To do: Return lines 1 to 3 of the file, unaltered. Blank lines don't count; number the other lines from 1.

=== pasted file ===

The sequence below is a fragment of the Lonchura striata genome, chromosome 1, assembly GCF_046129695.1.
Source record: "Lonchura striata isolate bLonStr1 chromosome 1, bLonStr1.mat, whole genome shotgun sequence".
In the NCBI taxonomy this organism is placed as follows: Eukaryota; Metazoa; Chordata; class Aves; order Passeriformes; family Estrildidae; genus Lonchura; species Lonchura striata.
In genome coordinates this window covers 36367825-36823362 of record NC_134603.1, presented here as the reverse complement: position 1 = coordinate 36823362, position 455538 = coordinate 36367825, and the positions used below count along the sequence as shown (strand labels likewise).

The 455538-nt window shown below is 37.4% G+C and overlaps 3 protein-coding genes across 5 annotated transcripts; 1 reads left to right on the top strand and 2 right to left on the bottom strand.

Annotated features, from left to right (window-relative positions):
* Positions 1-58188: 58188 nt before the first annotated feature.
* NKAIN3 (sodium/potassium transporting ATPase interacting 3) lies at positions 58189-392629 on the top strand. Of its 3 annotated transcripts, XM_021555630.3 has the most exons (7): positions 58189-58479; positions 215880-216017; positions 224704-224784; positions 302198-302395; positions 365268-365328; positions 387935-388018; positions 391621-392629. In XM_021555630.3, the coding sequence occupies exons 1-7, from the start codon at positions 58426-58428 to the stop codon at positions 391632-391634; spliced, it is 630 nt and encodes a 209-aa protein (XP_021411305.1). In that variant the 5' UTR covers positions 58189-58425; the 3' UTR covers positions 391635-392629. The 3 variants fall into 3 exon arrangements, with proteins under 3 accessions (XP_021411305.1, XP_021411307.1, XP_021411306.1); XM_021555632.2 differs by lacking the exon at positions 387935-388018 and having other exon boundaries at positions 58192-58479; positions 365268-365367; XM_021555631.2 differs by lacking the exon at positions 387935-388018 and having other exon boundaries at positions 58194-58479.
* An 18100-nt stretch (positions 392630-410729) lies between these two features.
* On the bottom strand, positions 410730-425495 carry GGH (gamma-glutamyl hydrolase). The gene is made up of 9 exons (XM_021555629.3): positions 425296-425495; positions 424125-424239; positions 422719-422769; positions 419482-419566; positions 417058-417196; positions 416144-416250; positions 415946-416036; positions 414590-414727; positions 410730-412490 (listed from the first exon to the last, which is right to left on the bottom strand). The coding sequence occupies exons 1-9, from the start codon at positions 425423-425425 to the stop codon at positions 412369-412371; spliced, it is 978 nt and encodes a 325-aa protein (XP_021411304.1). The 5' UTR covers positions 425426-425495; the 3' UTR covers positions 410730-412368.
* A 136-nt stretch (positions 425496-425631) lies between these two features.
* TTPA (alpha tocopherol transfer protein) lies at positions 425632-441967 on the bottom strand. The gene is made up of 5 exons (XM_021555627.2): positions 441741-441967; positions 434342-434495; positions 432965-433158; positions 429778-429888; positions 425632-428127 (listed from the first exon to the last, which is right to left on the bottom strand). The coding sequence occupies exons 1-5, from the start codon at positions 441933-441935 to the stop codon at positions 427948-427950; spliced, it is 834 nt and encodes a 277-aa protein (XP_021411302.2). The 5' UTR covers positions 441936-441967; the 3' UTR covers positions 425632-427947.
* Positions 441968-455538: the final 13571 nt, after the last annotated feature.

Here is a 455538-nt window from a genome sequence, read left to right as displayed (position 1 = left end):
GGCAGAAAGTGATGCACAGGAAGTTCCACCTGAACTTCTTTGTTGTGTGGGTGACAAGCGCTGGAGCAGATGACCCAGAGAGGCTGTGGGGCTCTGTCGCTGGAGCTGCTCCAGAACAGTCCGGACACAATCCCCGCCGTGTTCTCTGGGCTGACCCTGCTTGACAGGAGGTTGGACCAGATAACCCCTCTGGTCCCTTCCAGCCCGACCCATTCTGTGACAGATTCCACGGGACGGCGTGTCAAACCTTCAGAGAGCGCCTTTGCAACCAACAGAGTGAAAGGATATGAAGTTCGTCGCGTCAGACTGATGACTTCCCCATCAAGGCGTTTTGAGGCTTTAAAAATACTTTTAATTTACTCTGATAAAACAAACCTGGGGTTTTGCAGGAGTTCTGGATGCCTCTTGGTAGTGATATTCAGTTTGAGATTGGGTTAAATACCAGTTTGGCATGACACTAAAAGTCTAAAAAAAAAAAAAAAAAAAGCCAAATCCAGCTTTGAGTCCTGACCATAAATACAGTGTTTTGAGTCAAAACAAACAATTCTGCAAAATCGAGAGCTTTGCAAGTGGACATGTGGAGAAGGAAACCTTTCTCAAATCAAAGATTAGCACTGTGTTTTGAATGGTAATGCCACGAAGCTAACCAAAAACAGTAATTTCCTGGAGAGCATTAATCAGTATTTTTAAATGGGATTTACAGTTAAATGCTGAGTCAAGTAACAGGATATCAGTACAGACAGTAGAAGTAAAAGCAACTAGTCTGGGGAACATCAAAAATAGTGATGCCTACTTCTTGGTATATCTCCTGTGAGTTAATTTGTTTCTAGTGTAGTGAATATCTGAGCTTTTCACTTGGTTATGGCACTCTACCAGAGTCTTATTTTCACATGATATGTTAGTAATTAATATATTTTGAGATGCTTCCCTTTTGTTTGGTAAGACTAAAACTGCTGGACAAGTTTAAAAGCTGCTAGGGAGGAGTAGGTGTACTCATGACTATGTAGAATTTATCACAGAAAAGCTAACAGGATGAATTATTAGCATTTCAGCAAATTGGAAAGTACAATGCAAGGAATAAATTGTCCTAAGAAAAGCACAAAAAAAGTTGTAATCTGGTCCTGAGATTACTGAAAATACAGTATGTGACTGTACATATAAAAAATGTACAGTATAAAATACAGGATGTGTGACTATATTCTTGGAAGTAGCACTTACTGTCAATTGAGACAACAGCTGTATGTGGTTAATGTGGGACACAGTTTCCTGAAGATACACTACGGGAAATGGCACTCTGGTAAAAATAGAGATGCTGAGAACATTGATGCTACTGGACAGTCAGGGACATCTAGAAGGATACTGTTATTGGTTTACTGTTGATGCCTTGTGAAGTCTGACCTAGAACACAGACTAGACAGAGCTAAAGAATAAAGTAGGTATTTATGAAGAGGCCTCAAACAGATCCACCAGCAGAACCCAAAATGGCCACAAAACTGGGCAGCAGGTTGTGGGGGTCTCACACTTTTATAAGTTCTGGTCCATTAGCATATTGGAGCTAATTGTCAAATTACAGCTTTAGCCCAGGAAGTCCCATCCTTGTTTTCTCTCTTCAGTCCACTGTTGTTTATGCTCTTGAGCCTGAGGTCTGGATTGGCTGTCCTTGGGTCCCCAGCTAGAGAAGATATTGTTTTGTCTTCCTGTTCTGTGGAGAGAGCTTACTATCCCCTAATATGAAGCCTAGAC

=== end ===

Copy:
The sequence below is a fragment of the Lonchura striata genome, chromosome 1, assembly GCF_046129695.1.
Source record: "Lonchura striata isolate bLonStr1 chromosome 1, bLonStr1.mat, whole genome shotgun sequence".
In the NCBI taxonomy this organism is placed as follows: Eukaryota; Metazoa; Chordata; class Aves; order Passeriformes; family Estrildidae; genus Lonchura; species Lonchura striata.